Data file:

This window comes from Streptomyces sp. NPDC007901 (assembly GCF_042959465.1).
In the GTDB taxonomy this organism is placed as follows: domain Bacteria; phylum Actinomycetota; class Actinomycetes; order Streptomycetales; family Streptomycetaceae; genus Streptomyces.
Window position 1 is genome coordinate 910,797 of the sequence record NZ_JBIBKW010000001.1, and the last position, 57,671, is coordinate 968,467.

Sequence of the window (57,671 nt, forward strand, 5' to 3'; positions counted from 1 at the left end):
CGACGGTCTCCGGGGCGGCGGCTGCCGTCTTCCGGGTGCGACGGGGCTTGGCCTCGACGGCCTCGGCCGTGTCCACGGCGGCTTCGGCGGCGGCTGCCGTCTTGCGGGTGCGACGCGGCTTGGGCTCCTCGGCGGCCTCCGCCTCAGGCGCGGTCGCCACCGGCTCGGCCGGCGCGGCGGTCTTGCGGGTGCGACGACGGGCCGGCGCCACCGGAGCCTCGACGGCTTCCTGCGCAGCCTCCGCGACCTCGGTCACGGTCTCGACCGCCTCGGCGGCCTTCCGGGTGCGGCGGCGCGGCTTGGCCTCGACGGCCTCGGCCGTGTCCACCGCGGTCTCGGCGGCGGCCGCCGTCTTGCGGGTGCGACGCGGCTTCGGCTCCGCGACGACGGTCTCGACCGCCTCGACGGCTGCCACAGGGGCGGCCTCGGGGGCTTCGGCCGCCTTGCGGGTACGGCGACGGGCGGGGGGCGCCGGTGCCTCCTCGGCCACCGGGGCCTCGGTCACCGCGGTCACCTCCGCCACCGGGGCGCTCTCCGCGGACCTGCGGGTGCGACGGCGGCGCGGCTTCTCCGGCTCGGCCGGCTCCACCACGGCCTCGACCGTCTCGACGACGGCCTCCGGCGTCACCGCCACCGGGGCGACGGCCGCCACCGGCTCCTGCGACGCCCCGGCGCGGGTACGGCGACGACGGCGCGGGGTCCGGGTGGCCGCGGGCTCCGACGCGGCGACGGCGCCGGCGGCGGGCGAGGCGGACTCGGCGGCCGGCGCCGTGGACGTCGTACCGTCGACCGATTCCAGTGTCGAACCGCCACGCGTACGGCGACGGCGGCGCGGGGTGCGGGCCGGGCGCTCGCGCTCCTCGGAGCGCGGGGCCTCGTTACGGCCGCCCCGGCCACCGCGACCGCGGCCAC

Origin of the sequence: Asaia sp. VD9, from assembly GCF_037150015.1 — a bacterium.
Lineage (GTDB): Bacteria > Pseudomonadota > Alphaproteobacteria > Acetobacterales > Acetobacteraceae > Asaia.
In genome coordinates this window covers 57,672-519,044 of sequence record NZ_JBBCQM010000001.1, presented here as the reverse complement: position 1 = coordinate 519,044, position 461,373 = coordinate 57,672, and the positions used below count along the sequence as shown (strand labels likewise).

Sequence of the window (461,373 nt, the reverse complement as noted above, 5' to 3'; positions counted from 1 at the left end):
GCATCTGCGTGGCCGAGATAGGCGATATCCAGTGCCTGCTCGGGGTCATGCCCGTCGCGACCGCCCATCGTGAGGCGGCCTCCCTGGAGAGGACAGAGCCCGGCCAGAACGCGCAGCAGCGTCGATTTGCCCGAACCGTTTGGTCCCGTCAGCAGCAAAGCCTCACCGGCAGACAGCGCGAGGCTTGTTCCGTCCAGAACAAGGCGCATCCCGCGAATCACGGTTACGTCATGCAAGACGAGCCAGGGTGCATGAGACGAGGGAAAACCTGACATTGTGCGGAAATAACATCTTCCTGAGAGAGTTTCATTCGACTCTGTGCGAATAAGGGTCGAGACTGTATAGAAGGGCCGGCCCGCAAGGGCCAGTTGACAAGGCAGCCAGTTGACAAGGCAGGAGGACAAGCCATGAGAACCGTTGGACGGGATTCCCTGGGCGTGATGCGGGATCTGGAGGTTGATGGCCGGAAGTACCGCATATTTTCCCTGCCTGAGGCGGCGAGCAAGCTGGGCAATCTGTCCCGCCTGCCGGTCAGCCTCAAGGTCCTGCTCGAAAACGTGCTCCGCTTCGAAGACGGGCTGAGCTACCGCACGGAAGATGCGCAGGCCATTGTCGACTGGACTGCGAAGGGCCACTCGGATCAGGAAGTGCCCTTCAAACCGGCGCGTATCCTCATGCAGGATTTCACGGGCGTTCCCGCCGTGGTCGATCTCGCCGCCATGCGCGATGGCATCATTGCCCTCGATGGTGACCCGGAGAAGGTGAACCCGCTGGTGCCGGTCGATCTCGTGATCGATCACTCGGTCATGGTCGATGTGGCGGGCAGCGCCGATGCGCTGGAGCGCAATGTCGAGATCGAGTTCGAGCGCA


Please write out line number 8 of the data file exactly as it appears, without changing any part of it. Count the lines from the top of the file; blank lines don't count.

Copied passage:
In genome coordinates this window covers 57,672-519,044 of sequence record NZ_JBBCQM010000001.1, presented here as the reverse complement: position 1 = coordinate 519,044, position 461,373 = coordinate 57,672, and the positions used below count along the sequence as shown (strand labels likewise).